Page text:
Who says openly that the farm growth during the 11th Plan had virtually remained stagnant?
Has the Prime Minister even once said about the growth rate in agriculture? Or, the Planning Commission boss?
If these two gentlemen don’t talk openly who else will in India? Of course we all know who among the ministers are talking at all?
So, the agri sector has some of the worst features. First, no one is talking out. No one cares to tell you the truth.
So, we have the pathetic plight of rural poverty.
It might even take another 100 years before India can hope to eradicate poverty, and assure some decent living standards for the ordinary Indians.
It is a bit sickening to hear the Prime Minister calling for raising the raising of the farm growth to 4 per cent! How? How on earth we can hope to raise the farm growth?
There is practically no credit lifeline for the average farmers.
Unless top leaders descend to the ground levels and actually meet in a surprise visit and some such direct contact only you can find rural India’s reality.
So long this doesn’t seem to be happening and there is every chance that the today’s politics under divorced politicians, sitting cozily in New Delhi environments, no one asks these people to get elected in a normal way.
Now security has growth to such great heights, there is no chance for any of our senior leaders to visit rural India. So, the high security codons and the helicopters and special jets ferry the senior leaders.
Our high Constitutional functionaries also don’t come from actual practical politics; they all come by fluke, as if the current politics and the chances in political offices come as if it is a lottery win of sorts!
The 4 per cent rate of growth in the farm sector was fixed years ago, when the Central government constituted a committee to suggest ways.
Now, even the 4 per cent won’t be enough considering the rate of decline in rural employment, the Central government backed 100 days of wages under MGREGS and the agriculture sector is in a deep crisis. No credit, no labour and the high costs of inputs and the declining land area under actual food and oilseed crops.
There is now a renewed growth in the private money lending business in rural areas.
Mr.Mohan Dharia, the senior politician who served as a minister of Planning under Morarji Desai government in a perceptive article in The Hindu newspaper has analysed the various issues that are affecting our farm growth. (July 30,2010)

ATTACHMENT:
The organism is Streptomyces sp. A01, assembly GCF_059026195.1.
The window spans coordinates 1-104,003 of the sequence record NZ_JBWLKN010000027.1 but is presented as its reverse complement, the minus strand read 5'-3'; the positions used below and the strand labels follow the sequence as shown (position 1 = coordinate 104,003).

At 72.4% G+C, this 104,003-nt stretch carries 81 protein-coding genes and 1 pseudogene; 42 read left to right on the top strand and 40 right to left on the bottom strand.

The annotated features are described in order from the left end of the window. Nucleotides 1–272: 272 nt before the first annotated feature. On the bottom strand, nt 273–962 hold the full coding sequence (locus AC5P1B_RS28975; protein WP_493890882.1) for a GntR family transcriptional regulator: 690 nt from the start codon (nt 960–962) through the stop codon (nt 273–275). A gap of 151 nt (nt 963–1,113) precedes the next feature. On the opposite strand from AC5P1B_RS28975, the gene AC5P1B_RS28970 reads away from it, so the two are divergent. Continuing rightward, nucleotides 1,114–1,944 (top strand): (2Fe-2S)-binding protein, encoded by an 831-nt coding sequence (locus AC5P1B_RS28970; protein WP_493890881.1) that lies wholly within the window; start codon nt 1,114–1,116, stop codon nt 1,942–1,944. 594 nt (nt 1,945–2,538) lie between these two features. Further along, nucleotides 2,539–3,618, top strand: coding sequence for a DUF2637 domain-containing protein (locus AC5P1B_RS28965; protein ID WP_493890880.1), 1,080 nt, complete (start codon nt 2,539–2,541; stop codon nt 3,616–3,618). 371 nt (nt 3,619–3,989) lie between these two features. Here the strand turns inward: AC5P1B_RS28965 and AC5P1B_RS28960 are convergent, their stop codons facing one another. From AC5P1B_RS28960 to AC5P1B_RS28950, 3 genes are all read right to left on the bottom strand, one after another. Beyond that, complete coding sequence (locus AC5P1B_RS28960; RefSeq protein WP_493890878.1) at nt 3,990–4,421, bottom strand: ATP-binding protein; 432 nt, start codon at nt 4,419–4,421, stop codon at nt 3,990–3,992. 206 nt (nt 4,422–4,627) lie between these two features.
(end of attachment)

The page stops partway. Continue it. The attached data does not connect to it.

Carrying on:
His words are words of wisdom and it is for those who really care for wisdom only can benefit from his suggestions.
In India 65-68 per cent of our agriculture is rain-fed.
Who has a specific plan for rain-fed agriculture?
Is there enough credit, seeds and fertilisers for this region and are they available on time?
Are there any plan for building the required infrastructure for this type of uncertain agriculture, the dry land crops are all basic essential crops, pulses and oilseeds and the perishable crops like potatoes and others and they need cold storages and warehouses.
Already we don’t have adequate warehouses for foodgrains. Then, where is the possibility for building the dry land agri infrastructures?
Where is a suitable working agri insurance policy schemes for this basically small and marginal farmers focused agriculture?
There must be an area-specific price stabilisation funds for each major rainfed crop.
In Karnataka, for instance, we have the problem of stable prices for ragi and other such cereal crops, then red gram etc.
The Dharia Committee Report 1974,now Shri Dharia elaborates for the benefit of our experts. It had five components:
First, the production of food grains
Second, Procurement, transport and storage
Such a system only can control production, storage and distribution and also control the prices. Fourth, the system will eliminate the middlemen, the very scourge of the Indian farmers’s many miseries
Five, introduce a price index system and decide the needs of inputs.
These are all still sound ideas and worth a retry!
The same sort of rhetoric we see ,unfortunately, even now, in this day and time, about “overcoming the Malthusian scourge” as an edit page article by the well-known expert and US economist Jeffrey Sachs, who is also the director of the Earth Institute at the Columbia University.
This article with an emotionally charged title like this is actually written as an introduction to M.S.Swaminathan’s book, again, entitled as “Ever-Green Revolution”.
What the title “Ever-Green Revolution” means?
No one has cared to ask or explained!
If you read this introduction, we can see how the urban India based experts look upon the rural Indian realities.
We just give the summary of the heads under which Jeffrey Sachs concludes his essay:
Ecologically sound management, new institutions needed, demonstration of pilot projects, again ecological management, untapped reserves of food potential in Eastern India, communities, to manage to manage drought and climate change, the science of agronomy, hunger, sanitation, free trade, sustainability, again the job of sustainability etc…words and words and more words and mere words!
Image source : india.gov.in